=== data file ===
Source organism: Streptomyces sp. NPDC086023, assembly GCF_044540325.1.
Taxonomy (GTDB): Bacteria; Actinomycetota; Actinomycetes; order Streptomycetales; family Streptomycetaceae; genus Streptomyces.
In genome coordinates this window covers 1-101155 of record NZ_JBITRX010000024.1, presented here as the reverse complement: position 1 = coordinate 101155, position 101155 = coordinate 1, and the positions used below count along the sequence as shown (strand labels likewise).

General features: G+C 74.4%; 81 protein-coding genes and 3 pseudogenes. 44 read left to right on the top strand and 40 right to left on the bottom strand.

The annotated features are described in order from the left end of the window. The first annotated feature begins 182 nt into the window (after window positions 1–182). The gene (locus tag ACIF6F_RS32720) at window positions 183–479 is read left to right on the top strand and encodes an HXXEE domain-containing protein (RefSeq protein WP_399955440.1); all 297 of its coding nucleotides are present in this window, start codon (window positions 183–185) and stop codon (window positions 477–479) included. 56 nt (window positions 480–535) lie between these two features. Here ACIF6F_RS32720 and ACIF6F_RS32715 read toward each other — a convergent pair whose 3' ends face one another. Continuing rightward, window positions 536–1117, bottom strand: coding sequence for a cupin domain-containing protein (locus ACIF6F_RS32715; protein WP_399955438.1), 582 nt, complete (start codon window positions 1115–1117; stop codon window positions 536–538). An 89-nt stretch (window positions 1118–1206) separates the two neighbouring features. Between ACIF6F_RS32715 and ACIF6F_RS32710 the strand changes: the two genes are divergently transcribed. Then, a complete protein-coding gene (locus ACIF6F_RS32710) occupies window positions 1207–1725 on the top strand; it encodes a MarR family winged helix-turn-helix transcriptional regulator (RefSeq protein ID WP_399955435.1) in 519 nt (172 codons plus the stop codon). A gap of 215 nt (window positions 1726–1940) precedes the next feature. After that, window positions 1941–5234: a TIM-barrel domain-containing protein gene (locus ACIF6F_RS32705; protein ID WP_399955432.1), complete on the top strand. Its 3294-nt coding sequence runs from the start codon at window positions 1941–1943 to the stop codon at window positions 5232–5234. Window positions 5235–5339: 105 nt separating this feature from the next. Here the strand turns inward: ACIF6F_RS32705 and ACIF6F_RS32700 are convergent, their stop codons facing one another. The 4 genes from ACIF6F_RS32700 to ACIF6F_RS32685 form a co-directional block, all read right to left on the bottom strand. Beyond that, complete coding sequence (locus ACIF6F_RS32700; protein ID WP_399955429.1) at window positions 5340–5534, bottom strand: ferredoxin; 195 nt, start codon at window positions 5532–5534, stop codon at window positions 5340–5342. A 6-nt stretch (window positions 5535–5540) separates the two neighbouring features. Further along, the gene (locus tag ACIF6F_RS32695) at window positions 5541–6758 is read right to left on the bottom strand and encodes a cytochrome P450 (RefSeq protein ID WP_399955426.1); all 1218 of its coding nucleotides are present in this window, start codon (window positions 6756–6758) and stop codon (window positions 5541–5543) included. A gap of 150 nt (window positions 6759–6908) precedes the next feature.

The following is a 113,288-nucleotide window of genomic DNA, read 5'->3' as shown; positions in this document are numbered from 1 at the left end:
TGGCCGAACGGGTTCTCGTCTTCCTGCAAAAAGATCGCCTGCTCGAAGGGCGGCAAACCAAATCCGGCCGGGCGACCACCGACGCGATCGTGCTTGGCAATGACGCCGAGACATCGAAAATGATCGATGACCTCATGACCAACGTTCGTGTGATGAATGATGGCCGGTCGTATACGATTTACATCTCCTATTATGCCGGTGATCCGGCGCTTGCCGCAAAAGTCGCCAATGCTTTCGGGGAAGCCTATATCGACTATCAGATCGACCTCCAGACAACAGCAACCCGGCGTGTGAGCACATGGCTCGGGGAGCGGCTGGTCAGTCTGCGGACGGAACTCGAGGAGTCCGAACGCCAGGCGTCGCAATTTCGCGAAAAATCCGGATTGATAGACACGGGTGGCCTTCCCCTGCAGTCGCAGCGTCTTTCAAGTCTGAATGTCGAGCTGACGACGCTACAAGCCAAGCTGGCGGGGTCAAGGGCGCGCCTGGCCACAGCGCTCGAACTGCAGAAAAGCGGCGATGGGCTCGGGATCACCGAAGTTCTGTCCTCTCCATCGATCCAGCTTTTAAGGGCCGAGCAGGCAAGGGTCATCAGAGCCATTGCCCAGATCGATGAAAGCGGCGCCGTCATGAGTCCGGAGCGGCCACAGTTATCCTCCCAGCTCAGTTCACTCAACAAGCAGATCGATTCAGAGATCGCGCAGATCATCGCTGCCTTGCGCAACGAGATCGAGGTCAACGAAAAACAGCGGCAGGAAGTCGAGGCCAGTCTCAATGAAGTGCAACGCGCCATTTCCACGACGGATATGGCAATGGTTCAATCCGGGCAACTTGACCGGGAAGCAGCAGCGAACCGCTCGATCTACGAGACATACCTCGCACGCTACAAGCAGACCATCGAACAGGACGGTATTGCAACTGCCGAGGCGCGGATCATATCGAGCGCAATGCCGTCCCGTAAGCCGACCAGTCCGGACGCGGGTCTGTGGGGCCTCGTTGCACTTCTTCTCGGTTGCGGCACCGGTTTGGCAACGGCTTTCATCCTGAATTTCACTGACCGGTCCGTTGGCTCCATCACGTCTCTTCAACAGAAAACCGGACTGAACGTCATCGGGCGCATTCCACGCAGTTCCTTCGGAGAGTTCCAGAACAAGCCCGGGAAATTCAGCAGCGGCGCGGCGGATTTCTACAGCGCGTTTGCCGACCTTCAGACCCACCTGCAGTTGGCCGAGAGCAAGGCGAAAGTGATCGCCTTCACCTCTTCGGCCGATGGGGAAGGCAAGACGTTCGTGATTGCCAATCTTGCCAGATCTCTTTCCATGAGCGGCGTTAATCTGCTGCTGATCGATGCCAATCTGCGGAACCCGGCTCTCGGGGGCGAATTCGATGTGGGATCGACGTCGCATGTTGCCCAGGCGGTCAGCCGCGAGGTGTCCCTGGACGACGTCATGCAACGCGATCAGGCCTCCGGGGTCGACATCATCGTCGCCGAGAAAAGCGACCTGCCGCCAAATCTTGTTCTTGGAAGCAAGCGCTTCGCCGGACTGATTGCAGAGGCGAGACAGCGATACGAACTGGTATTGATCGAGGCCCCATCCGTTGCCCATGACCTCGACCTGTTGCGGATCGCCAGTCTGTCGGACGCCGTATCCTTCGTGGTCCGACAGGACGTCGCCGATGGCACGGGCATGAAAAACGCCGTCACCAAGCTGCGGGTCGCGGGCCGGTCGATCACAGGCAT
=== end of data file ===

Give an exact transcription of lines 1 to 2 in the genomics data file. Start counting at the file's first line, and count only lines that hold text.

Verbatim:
Source organism: Streptomyces sp. NPDC086023, assembly GCF_044540325.1.
Taxonomy (GTDB): Bacteria; Actinomycetota; Actinomycetes; order Streptomycetales; family Streptomycetaceae; genus Streptomyces.